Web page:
London illustrator Daniel David Freeman has an enviable list of clients, from Adidas to Vice to XL Recordings; we spoke to him about advice for upcoming creatives, global influences and how to keep exciting projects under wraps...
Hi Daniel, how're you finding the year? What've been your highlights so far?
Yeah, it's been ok - spent a lot of time trying to teach myself to draw properly. Been sat in the Grant Museum a lot, making friends with old dead animals. Also just got back from Morocco, which was pretty, pretty pretty good, all the souks or little shops in the old medina part of town sell all kinds of really great stuff. I’ve recently been spending all my money on ‘stuff’ and this is a great place to go if you like 'stuff'. Hard to know if it's all legit, but there's at least ten of these places that sell museum quality African antiques. Also got to walk around a mountain for a few hours, that was pretty great, felt a bit like Rambo.
Could you give a brief background into your career?
I work mainly across illustration. but also have done a lot of graphic design work in the past and recently started animating. I try and balance the occasional corporate jobs by aiming to do solo exhibitions of my more ‘fine art’ works whenever I have time.
How do you find London as a city to work in?
Generally, most of my friends work somewhere in the creative industry so for that reason it's handy; but that said, it can be difficult to work with friends when things go wrong, so it's kind of a double-edged sword. With something like gentrification, it's hard to say - I generally don't go to the places that people see as responsible for gentrification and I much prefer places with slightly naff interiors, so don’t get that involved with places that serve food on plate-alternatives. However I get a daily reminder it's happening - they’ve been building a hotel for the past year next door and it has woken me up every single morning. It's been very hard to drown out.
What advice would you give to someone who wants to pursue a field like illustration full time?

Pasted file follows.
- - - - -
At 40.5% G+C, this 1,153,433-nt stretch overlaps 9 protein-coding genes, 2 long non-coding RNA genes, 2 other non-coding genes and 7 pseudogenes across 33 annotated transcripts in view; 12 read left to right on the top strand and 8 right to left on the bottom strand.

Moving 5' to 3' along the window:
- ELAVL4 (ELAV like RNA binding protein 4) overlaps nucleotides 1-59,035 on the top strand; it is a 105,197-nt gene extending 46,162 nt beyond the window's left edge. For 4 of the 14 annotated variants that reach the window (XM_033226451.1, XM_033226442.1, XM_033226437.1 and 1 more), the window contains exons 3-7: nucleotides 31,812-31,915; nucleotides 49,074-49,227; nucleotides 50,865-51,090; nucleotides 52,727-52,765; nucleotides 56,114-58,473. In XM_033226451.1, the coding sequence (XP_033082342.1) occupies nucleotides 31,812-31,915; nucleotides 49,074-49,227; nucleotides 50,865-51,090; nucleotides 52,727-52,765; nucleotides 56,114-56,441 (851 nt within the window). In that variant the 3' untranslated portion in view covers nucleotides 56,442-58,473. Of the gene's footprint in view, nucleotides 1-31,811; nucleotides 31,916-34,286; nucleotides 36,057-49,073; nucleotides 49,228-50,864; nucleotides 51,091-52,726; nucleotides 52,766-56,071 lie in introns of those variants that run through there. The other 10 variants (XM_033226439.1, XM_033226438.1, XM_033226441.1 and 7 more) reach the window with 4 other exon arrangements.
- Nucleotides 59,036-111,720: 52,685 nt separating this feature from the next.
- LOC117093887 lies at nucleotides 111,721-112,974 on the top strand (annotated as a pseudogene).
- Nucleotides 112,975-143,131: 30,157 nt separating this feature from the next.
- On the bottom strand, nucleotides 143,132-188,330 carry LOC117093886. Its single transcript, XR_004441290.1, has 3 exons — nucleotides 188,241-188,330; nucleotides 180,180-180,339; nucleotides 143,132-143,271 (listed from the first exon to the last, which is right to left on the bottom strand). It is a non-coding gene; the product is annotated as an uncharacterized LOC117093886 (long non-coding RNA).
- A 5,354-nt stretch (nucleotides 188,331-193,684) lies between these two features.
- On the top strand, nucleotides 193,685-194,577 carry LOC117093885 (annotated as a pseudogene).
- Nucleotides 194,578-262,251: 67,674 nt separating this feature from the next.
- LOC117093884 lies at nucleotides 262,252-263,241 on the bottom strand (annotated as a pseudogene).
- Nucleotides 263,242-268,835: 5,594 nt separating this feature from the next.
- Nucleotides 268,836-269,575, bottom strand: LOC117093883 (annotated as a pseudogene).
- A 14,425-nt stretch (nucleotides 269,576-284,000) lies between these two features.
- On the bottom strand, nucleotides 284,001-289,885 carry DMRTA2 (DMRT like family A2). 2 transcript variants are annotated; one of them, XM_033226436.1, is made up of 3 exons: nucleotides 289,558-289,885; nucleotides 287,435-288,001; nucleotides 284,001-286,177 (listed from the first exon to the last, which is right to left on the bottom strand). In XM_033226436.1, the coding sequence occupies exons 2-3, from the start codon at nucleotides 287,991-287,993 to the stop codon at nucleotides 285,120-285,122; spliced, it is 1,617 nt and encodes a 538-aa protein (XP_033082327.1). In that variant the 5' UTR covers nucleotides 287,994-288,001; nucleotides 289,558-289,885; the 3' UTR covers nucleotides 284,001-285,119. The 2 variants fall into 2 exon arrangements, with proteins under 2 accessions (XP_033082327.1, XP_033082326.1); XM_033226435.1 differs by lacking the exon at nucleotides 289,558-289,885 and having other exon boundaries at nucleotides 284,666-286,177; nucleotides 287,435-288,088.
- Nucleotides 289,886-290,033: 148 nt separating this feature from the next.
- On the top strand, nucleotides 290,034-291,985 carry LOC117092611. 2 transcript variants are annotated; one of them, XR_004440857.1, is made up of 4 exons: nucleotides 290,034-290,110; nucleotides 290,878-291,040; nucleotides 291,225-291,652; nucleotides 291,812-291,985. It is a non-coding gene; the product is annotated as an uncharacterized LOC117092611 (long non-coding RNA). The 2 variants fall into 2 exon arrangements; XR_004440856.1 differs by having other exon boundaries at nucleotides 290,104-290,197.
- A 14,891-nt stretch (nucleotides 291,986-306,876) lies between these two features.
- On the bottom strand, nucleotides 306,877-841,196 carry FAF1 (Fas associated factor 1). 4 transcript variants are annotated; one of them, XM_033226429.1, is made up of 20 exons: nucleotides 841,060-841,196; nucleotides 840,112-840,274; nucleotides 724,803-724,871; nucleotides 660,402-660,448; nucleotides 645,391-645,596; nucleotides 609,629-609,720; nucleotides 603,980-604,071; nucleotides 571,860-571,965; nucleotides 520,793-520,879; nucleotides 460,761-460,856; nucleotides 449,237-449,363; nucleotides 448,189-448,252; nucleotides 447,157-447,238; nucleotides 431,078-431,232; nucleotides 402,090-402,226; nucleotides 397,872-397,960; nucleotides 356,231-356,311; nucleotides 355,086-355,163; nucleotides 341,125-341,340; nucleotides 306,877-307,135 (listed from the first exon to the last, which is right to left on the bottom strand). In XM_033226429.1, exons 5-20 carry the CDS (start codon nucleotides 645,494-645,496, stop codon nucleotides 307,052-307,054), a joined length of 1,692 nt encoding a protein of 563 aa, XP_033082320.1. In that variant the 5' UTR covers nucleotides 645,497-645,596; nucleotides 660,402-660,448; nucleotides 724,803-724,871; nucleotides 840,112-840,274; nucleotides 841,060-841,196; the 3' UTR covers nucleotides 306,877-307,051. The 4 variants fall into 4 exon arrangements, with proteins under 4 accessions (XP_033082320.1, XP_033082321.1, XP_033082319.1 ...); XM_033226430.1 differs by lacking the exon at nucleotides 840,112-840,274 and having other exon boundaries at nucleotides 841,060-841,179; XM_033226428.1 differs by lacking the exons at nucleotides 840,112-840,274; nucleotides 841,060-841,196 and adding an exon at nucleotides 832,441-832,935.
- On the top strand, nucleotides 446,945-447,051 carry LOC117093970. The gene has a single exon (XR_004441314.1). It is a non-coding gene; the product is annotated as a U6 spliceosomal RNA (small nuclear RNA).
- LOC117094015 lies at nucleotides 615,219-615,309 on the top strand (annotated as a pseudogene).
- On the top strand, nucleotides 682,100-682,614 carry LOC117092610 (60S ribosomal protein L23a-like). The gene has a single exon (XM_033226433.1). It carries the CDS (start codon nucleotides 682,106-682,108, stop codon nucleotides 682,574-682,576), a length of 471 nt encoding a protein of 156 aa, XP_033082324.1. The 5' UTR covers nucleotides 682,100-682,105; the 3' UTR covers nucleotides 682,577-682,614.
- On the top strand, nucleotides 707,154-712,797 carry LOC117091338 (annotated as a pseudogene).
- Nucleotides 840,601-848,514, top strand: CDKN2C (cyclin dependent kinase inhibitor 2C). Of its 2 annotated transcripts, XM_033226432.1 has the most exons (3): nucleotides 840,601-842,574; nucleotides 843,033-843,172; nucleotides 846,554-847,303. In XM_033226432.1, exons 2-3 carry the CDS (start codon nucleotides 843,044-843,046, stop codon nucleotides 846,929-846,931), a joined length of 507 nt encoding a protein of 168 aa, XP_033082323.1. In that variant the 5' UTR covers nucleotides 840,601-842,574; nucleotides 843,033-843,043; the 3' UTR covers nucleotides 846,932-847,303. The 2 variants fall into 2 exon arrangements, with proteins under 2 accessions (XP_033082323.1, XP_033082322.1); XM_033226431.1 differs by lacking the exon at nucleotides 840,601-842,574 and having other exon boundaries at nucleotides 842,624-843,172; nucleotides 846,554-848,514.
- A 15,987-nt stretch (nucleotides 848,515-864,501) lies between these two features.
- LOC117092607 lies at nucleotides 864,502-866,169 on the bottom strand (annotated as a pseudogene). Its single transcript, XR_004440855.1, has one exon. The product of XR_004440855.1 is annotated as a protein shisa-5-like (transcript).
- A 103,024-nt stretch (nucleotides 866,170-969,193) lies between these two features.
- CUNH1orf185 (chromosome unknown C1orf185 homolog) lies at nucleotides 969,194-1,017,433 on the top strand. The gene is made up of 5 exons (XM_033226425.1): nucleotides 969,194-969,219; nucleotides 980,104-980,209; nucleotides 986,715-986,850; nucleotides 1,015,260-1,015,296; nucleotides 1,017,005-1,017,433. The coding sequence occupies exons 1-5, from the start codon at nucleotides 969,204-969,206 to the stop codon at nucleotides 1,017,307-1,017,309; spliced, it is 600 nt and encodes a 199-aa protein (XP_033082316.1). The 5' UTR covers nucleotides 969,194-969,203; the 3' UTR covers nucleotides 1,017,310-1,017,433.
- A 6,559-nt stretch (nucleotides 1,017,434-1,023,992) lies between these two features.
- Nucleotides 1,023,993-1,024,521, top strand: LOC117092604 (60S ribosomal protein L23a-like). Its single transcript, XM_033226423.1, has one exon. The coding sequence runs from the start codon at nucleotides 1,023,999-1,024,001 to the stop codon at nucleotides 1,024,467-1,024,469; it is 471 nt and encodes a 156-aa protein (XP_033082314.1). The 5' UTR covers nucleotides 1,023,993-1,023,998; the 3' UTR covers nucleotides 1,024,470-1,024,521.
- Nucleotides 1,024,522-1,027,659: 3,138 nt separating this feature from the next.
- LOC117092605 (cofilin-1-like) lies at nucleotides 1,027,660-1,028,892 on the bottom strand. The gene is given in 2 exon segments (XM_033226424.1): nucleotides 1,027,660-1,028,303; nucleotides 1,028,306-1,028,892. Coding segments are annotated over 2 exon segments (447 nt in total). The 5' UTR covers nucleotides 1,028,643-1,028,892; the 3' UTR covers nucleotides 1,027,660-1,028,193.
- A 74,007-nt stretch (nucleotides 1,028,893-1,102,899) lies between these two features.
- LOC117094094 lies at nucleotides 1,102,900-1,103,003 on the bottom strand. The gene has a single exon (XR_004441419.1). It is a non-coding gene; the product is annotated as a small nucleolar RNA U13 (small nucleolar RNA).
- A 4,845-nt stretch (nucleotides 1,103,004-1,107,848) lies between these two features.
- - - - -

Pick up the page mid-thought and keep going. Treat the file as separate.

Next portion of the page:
I dunno really. Maybe don’t? Become a rapper, probably easier... Make sure you don’t just draw, or at least you don’t have just one way of making work. If you have the time, teach yourself how to use Photoshop etc. as best you can early on. Product - try and think of ways you can make money from your drawing without having to work for other people, always have stock of t-shirts or prints that you can sell, they come in handy for swapping and paying off debts. You have to stick at it I suppose, it's a cliché to say but everyone has ups and downs, so just got to keep yourself occupied - always have bigger ongoing projects in the back of your head so you always have something to do.
How do you apply your abilities to such a variety of projects while retaining your own style?
I think it's just as simple as making sure I like everything I do. I think, in moderation, being proud of the work you’ve produced is important.
How do you think your style has progressed over time? How do you challenge yourself?
As far as my drawing, I have spent hours drawing from life recently to train myself. It has made a big difference to how I approach drawing now, I’ve learnt to be free-er with it. I don’t like to take the easy option, unless someone asks for something specific. If you stay in your comfort zone too long then it's hard to get out.
Some influences on your work appear to be punk and rave culture, what do you think influences - in art or not - your work?
Aesthetically, and for obvious reasons, those things are probably what come across the most, but I wouldn’t say they are my main influences. I always look to really cheesy and really amateur fan art for inspiration when drawing, I watch a lot of manga films and of course comic books. I’m not really a massive comic book fan but there are a handful of artists I follow, not in an internet sense but as in I buy their books. However, I’m finding more and more that my real interest is in folk, tribal and religious art from parts of Africa, Asia and South America. I spend a lot of time in museums and on eBay trying to find masks, statues, figurines, paintings, prints, and just lots of old ‘stuff’ as I said before. It's a large bracket I know and I’m sure there is a better name for it, but perhaps let's just say I really like old foreign stuff. And Herzog, I love Werner Herzog with all my heart.
Have you much lined up for this year, exhibitions, collaborations etc?
I'm aiming to do an exhibition towards the end of the year and there's other stuff going on, but I don’t want to jinx anything. I've learnt to not tell anyone about things you're working on until its either finished or 99% finished.